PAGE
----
Many work-related factors can cause a forklift accident. Grouping them into categories may help to analyse accidents and, eventually, prevent them. Lack of training or improper training of workers who have to operate forklift trucks. Production factors such as speed or stress. Lack of proper tools, attachments and accessories. Improper assignment of forklifts and operators. Poor maintenance of forklifts. Age of forklifts. Ensuring your employees are fully trained and know the importance of a pre-use visual inspection can prevent accidents.



Inspecting Forklifts

Thorough checks of forklift trucks are required under health and safety laws: LOLER 1998 & PUWER 1998. LOLER covers lifting equipment. PUWER deals items such as brakes, steering and tyres.

Requesting that staff complete pre-use inspections of forklifts prior to use is not only a smart and responsible policy to enforce, but is also required by law.

Not only will it provide protection for the company and driver, but it also reinforces strong safety awareness message at management level.



Ensuring forklifts are in good working order.

Offering your employees Good to Go Safety's fully flexible Forklift Inspection System will enable them to complete pre-use inspections as part of a Forklift Truck safety maintenance programme.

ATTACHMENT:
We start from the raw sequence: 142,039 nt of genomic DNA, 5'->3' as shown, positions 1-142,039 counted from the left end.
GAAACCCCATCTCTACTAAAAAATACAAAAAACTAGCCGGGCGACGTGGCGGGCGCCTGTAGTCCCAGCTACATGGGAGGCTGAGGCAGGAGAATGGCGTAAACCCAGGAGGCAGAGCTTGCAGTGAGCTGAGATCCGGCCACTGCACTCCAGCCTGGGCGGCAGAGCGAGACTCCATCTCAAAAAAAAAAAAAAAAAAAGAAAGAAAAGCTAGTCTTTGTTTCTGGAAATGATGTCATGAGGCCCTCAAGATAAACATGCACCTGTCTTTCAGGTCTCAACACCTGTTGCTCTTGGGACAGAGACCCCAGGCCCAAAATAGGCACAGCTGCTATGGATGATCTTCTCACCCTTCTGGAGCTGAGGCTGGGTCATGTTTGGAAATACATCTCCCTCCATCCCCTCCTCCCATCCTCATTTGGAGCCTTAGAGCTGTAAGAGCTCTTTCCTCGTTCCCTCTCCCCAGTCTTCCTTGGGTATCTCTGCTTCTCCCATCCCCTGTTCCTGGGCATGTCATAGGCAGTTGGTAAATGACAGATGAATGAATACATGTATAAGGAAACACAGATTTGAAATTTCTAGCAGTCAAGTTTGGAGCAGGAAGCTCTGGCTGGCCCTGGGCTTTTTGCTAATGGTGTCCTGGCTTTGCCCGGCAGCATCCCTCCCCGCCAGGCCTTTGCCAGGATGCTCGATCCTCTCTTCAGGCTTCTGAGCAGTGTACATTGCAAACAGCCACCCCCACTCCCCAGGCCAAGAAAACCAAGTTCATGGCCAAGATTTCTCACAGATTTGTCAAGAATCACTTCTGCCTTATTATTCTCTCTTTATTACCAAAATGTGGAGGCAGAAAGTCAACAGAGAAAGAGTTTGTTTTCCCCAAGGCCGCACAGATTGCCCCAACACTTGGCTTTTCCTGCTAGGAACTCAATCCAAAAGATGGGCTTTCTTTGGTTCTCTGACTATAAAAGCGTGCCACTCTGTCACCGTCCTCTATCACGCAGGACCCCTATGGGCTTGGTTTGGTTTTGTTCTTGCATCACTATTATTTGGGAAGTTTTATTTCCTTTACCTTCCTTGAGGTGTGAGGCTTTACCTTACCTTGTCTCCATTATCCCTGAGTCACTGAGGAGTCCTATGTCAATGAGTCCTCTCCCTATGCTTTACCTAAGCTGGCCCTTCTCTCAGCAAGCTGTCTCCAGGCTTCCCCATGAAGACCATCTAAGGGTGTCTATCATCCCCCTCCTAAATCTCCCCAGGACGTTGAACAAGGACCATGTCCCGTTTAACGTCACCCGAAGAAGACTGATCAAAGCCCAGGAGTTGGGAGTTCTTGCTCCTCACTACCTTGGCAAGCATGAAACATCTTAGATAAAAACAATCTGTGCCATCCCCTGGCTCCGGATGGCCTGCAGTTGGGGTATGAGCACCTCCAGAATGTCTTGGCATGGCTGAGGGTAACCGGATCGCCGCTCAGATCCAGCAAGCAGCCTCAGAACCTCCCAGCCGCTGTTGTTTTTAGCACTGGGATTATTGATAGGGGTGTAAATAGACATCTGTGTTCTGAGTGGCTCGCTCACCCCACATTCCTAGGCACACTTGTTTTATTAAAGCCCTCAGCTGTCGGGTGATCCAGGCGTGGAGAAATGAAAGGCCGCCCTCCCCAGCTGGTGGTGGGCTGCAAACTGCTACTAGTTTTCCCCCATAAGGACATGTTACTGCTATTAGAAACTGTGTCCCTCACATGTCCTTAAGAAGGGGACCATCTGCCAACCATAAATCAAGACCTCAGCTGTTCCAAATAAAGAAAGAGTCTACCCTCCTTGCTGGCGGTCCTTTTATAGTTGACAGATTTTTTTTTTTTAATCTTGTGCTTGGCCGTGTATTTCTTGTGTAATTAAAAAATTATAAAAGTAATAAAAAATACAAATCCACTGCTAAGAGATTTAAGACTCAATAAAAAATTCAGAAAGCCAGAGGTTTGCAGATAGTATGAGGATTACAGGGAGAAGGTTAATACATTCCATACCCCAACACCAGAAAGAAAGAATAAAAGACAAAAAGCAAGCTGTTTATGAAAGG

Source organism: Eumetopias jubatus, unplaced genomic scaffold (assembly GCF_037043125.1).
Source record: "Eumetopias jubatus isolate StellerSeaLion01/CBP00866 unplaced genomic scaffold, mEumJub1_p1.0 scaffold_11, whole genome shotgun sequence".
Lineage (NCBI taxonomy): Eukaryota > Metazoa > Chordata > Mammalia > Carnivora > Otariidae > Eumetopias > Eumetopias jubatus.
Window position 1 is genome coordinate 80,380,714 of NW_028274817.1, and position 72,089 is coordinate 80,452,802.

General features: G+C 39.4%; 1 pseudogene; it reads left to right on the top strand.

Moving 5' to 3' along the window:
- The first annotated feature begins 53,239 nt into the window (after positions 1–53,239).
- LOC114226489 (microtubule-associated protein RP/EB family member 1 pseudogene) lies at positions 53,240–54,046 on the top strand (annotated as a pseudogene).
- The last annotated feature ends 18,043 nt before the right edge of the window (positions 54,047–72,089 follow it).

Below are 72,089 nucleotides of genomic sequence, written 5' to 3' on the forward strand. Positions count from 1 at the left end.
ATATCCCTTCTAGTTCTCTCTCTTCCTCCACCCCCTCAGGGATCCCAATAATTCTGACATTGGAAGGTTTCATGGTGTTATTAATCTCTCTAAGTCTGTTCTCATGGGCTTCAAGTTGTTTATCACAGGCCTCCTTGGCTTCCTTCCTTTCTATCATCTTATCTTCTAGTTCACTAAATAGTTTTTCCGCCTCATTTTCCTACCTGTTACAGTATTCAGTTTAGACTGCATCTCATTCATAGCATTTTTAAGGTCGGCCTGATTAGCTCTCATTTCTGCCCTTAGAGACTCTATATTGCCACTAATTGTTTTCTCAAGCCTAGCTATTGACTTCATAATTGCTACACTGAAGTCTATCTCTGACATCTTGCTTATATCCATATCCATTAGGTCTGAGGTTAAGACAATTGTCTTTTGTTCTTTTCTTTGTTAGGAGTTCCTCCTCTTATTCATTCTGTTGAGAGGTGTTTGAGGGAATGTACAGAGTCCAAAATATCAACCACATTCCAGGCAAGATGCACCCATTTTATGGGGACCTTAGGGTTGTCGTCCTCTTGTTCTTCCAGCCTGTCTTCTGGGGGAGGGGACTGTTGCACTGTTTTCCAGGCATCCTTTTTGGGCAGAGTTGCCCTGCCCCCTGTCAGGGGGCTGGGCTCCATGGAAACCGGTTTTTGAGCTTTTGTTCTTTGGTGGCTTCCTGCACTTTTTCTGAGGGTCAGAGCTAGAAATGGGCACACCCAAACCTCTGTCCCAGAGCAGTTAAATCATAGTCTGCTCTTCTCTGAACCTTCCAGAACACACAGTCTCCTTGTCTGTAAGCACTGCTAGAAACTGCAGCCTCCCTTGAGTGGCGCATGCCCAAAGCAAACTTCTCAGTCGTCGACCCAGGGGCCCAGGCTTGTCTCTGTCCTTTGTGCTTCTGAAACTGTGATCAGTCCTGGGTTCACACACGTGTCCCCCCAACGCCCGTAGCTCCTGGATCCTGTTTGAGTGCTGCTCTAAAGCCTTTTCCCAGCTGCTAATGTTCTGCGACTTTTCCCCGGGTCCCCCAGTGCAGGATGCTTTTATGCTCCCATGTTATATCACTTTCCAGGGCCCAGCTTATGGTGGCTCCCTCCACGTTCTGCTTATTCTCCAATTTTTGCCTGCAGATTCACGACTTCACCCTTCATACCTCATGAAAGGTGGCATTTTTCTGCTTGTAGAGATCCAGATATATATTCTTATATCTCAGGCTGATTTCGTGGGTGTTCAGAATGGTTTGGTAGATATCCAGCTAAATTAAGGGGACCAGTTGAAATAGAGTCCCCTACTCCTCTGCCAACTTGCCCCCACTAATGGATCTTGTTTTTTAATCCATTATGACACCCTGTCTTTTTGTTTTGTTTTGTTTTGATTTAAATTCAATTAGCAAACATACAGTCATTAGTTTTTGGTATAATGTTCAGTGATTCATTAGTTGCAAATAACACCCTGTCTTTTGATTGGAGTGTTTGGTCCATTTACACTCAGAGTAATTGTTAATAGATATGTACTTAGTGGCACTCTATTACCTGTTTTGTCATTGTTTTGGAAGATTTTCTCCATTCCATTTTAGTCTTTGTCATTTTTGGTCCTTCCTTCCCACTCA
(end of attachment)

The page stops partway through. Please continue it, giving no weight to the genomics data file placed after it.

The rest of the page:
The Good to Go System will take your employees through an easy-to-use walkthrough checklist which only takes a short time to confirm and highlight if a forklift is safe to operate or should be quarantined.

Carrying out a daily inspection of your forklift with a Good to Go Safety can significantly reduce the risk of accidents and any unnecessary maintenance costs.



BSIF SAFETY SOLUTION AWARD - FINALISTS ANNOUNCED


Good to Go Safety are proud to be shortlisted for this year's BSIF Safety Solution Award; these awards recognise major improvements in occupational safety created in 2017.

A set of awards designed to recognise programmes and activities that have enhanced occupational safety in 2017/2018. The awards are based upon submitted case studies of activities which have generated enhancements to occupational safety. These may be based upon a new service, a particular customer’s safety record or a training project that has enhanced or changed the users’ safety culture. Past winners coming from a wide range of industries and services, have been as diverse as enhanced respiratory equipment fit testing, a substantial improvement in productivity plus reduced accidents in a fish farm and a specialist service to help select the most effective glove solution in any working environment. 

Our entry has been backed by ZF TRW in Sunderland who have used our tagging and checklist systems to help towards making their site one of the safest ZF site’s Worldwide, for which they have been awarded their own safety excellence award. 
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In deciding which finalists should receive an award the judges will be taking account of the following criteria:

1. Has the product contributed to a genuine and quantifiable reduction in accidents / health incidents within this situation (outlined by the case study)?

2. Has the product significantly reduced total acquisition costs, whilst maintaining or enhancing safety / company performance?